This thoroughly intriguing volume explains the many ways our thoughts are manipulated through temptation, distraction, misdirection, and more.
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  41. Noah Castelo, Peter B. Reiner & Gidon Felsen (2012). Balancing Autonomy and Decisional Enhancement: An Evidence-Based Approach. American Journal of Bioethics 12 (2):30-31.score: 3.0
    The American Journal of Bioethics, Volume 12, Issue 2, Page 30-31, February 2012.
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  42. David A. Freedman & William Wang (1996). Language Polygenesis: A Probabilistic Model. .score: 3.0
    Monogenesis of language is widely accepted, but the conventional argument seems to be mistaken; a simple probabilistic model shows that polygenesis is likely. Other prehistoric inventions are discussed, as are problems in tracing linguistic lineages. Language is a system of representations; within such a system, words can evoke complex and systematic responses. Along with its social functions, language is important to humans as a mental instrument. Indeed, the invention of language,that is the accumulation of symbols to represent emotions, objects, and (...)
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  43. Raul Corazzon, The Rediscovery of John Poinsot (John of St. Thomas).score: 3.0
    Language and Ontology: Linguistic Relativism (Sapir-Whorf Hypothesis) vs. Universal Grammar Universal Ontology vs. Ontological Relativity Semiotics and Ontology: The Rediscovery of John Poinsot (John of St. Thomas) Annotated Bibliography of John Deely. First part: 1965-1998 Annotated Bibliography of John Deely. Second part: 1999-2010..
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  44. Gidon Rothstein (2003). Working Towards Accomodation: Rabbenu Yonah Gerondi's Slow Acceptance of Andalusian Rabbinic Traditions. Journal of Jewish Thought and Philosophy 12 (3):87-104.score: 3.0
    Rabbis of thirteenth-century Spain were often exposed to two traditions, that of Northern France-Germany and that of Moslem Spain. Until now, the dominant discussion of how they balanced the contrast has been Bernard Septimus' analysis of Nahmanides (Ramban), who managed to draw fruitfully on both. Rabbenu Yonah b. Abraham of Gerona, Ramban's only slightly less famous relative, presents a useful counterexample.Rabbenu Yonah's early works reflect an almost-total immersion in Northern French ways of thinking and writing. Only gradually does he engage (...)
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  45. Richard L. Lanigan (2011). Husserl's Phenomenology in America (USA): The Human Science Legacy of Wilbur Marshall Urban and the Yale School of Communicology. Schutzian Research. A Yearbook of Worldly Phenomenology and Qualitative Social Science 3:203-217.score: 3.0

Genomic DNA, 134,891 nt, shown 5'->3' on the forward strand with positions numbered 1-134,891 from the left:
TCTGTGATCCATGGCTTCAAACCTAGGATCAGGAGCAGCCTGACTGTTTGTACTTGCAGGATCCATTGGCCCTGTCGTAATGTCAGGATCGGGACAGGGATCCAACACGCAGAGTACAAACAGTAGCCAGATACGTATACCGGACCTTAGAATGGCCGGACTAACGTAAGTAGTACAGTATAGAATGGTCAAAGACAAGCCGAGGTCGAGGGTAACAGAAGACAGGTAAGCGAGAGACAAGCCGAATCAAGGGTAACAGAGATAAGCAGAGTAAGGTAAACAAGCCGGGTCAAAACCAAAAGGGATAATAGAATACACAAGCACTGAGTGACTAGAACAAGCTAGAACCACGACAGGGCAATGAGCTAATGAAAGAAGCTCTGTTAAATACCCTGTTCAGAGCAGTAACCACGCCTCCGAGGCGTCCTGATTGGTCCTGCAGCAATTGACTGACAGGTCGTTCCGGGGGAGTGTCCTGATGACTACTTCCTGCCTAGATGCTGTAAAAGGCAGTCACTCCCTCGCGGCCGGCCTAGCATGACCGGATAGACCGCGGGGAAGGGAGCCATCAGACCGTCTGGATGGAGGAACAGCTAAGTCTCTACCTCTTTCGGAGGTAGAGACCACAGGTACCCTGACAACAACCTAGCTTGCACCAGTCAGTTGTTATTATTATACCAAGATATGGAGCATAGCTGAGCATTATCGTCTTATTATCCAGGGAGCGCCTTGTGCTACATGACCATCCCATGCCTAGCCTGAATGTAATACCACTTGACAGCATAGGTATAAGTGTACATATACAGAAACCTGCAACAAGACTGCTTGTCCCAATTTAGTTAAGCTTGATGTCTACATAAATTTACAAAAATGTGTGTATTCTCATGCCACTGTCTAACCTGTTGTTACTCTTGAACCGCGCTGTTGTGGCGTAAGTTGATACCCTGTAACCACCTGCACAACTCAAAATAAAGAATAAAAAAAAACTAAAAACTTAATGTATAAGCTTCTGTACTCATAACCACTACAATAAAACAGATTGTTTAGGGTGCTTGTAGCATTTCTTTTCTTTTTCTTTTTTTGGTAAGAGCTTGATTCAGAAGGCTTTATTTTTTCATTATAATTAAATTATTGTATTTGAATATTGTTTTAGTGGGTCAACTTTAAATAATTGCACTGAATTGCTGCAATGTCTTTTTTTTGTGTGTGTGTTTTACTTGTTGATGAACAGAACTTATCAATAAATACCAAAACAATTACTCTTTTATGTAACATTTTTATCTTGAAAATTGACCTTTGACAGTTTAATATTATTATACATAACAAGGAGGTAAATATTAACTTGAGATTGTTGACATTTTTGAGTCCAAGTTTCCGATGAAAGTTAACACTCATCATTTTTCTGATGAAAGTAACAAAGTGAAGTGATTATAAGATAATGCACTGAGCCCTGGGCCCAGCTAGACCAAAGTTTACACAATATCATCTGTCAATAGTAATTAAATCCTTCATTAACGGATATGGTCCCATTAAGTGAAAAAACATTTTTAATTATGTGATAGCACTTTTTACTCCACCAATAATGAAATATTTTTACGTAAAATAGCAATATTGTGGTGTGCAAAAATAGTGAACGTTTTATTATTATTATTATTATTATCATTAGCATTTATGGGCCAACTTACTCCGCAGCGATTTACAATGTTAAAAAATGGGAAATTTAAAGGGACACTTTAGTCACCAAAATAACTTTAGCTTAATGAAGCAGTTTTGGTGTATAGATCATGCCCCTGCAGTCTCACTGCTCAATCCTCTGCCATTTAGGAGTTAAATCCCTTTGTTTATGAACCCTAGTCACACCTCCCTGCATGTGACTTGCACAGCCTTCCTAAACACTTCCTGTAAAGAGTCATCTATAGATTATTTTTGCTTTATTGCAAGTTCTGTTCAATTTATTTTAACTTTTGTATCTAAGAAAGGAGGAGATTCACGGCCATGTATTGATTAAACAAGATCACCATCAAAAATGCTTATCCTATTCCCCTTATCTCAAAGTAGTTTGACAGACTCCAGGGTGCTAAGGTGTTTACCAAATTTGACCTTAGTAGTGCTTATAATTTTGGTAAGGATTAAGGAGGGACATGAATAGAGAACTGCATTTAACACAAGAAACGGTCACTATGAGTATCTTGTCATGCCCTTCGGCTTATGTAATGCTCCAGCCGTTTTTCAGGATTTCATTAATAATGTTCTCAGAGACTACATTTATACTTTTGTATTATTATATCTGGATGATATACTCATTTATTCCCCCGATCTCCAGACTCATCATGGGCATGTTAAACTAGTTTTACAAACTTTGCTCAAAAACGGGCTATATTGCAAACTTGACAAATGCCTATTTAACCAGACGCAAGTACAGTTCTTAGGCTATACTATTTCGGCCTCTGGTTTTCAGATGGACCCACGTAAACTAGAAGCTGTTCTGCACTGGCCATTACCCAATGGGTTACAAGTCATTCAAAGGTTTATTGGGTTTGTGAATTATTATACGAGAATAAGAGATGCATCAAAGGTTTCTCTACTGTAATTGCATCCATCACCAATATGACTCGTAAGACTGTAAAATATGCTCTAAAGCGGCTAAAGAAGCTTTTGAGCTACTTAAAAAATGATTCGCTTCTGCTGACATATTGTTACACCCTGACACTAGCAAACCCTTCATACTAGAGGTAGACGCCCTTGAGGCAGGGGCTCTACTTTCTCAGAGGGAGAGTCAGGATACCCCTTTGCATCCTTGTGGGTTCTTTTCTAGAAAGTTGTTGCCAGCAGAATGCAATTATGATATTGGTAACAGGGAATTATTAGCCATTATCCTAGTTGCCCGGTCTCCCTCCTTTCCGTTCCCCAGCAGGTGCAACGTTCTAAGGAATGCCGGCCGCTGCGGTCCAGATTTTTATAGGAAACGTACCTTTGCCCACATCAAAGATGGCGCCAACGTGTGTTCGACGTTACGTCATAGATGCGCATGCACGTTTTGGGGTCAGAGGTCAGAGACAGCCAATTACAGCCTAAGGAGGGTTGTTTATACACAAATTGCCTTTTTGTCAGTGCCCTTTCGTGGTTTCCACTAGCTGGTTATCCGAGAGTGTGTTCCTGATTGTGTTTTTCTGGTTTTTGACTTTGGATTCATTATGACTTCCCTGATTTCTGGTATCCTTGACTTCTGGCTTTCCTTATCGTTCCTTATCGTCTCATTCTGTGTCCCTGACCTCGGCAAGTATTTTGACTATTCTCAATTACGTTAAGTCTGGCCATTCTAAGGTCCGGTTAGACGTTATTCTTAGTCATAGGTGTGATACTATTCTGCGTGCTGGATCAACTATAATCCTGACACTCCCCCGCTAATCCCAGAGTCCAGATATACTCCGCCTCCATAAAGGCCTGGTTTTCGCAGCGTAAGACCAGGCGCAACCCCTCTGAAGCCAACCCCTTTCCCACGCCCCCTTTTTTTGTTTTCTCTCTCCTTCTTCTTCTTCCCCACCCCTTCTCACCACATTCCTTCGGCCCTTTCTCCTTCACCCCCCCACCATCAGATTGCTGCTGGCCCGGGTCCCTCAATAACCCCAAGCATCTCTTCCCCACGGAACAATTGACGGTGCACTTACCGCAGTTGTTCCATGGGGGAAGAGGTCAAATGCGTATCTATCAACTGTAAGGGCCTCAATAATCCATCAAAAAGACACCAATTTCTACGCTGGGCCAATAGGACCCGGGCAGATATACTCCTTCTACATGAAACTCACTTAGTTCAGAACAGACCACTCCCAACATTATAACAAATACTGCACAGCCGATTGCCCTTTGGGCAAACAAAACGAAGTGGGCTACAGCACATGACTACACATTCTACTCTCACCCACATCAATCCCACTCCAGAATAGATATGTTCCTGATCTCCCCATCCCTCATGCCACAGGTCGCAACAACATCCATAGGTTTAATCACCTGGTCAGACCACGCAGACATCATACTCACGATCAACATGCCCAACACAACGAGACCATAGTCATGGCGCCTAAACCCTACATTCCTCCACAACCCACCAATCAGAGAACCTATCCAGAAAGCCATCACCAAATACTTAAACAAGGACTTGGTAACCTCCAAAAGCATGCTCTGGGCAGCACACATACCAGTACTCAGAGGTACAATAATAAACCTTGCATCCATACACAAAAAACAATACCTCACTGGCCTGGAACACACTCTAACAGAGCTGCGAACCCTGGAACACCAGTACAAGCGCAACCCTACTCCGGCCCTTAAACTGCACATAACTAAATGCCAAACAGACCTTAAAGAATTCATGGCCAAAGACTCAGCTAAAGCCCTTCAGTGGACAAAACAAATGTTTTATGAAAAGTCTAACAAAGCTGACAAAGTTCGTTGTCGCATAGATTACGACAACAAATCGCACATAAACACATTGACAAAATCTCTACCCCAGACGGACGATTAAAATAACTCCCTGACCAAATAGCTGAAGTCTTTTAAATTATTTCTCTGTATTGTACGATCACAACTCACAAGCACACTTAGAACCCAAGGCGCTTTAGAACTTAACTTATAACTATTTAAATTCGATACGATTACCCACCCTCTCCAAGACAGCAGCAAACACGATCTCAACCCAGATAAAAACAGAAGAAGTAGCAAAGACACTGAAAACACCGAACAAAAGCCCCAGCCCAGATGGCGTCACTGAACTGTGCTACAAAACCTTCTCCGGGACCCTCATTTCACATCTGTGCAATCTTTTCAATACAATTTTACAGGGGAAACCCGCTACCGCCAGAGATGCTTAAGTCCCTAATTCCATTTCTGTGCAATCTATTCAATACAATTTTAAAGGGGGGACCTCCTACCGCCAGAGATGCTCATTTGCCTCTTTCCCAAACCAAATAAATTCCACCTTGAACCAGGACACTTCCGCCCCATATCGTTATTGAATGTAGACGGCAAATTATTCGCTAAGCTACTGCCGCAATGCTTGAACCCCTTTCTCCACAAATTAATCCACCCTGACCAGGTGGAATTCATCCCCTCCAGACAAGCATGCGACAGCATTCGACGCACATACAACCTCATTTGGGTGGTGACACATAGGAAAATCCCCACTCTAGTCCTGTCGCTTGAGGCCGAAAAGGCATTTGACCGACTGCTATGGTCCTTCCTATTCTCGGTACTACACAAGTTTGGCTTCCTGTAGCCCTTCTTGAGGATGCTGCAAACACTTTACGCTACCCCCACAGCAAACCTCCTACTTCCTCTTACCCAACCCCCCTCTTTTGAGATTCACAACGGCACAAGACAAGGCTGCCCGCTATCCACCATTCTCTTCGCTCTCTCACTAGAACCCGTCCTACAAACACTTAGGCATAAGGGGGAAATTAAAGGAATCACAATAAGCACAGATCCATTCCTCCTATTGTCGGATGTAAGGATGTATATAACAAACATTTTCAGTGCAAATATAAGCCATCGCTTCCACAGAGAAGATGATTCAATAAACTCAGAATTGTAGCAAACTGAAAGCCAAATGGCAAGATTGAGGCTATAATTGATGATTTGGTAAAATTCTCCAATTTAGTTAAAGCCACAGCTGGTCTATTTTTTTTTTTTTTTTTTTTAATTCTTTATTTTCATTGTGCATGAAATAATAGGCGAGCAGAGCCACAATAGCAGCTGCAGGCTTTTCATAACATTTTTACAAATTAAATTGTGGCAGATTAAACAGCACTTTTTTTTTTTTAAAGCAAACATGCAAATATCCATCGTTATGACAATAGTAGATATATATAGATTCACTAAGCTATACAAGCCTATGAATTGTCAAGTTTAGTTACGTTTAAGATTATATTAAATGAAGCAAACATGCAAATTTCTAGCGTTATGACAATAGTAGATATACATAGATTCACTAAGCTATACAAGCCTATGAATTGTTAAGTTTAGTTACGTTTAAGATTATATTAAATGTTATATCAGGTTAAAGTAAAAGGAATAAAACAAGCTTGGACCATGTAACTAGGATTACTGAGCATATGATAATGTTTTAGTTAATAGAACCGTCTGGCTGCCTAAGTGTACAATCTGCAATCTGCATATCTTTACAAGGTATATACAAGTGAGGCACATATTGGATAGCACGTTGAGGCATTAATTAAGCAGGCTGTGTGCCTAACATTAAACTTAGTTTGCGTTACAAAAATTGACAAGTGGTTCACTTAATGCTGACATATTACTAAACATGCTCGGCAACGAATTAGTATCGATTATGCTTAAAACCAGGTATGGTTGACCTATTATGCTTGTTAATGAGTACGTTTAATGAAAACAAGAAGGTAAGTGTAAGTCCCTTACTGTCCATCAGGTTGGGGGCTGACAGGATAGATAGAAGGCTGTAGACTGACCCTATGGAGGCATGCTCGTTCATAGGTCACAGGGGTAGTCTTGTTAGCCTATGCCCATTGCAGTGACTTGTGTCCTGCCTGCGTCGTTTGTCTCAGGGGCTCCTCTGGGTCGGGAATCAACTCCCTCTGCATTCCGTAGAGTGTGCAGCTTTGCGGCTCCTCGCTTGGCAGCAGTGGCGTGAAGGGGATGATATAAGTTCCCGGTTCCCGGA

Edmund Husserl gave his famous London Lectures (in German) in June 1922 where he says his purpose is to explain “transcendental sociological [intersubjective] phenomenology having reference to a manifest multiplicity of conscious subjects communicating with one another”. This effective definitionof semiotic phenomenology as Communicology was reported in English (1923) by Charles K. Ogden and I. A. Richards in the first book on the topic titled The Meaning of Meaning. This groundwork was in full development by 1939 with the first detailed (...)
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  46. Gidon Gottlieb (1968). The New International Law: Toward the Legitimation of War. Ethics 78 (2):144-147.score: 3.0
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  47. Gidon Eshel (2005). Strategic Ignorance: Why the Bush Administration Is Recklessly Destroying a Century of Environmental Progress (Review). Perspectives in Biology and Medicine 48 (4):621-625.score: 3.0
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  48. Charles Landesman (1961). Does Language Embody a Philosophical Point of View? Review of Metaphysics 14 (June):617-636.score: 3.0
    Examining the sapir-Whorf hypothesis, The author addresses the questions whether language affects perception and whether grammatical categories affect conceptual categories. He argues that advocates of linguistic relativity have attributed to language an unjustified degree of causal efficacy and that linguistic idealism is contradicted by the results of experimental psychology. Then, Considering the claimed correlation between grammatical and conceptual categories, He argues that grammar has no metaphysics and does not influence thought. The author concludes that language in use embodies a (...)
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  49. Christopher Manning, Probabilistic Syntax.score: 3.0
    “Everyone knows that language is variable.” This is the bald sentence with which Sapir (1921:147) begins his chapter on language as an historical product. He goes on to emphasize how two speakers’ usage is bound to differ “in choice of words, in sentence structure, in the relative frequency with which particular forms or combinations of words are used”. I should add that much sociolinguistic and historical linguistic research has shown that the same speaker’s usage is also variable (Labov 1966, (...)
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  50. Anne Reboul (2012). Language: Between Cognition, Communication and Culture. Pragmatics and Cognition 20 (2):295-316.score: 3.0
    Everett's main claim is that language is a “cultural tool“, created by hominids for communication and social cohesion. I examine the meaning of the expression “cultural tool“ in terms of the influence of language on culture (i.e. the Sapir-Whorf hypothesis) or of the influence of culture on language (Everett's hypothesis). I show that these hypotheses are not well-supported by evidence and that language and languages, rather than being “cultural tools“ as wholes are rather collections of tools used in different (...)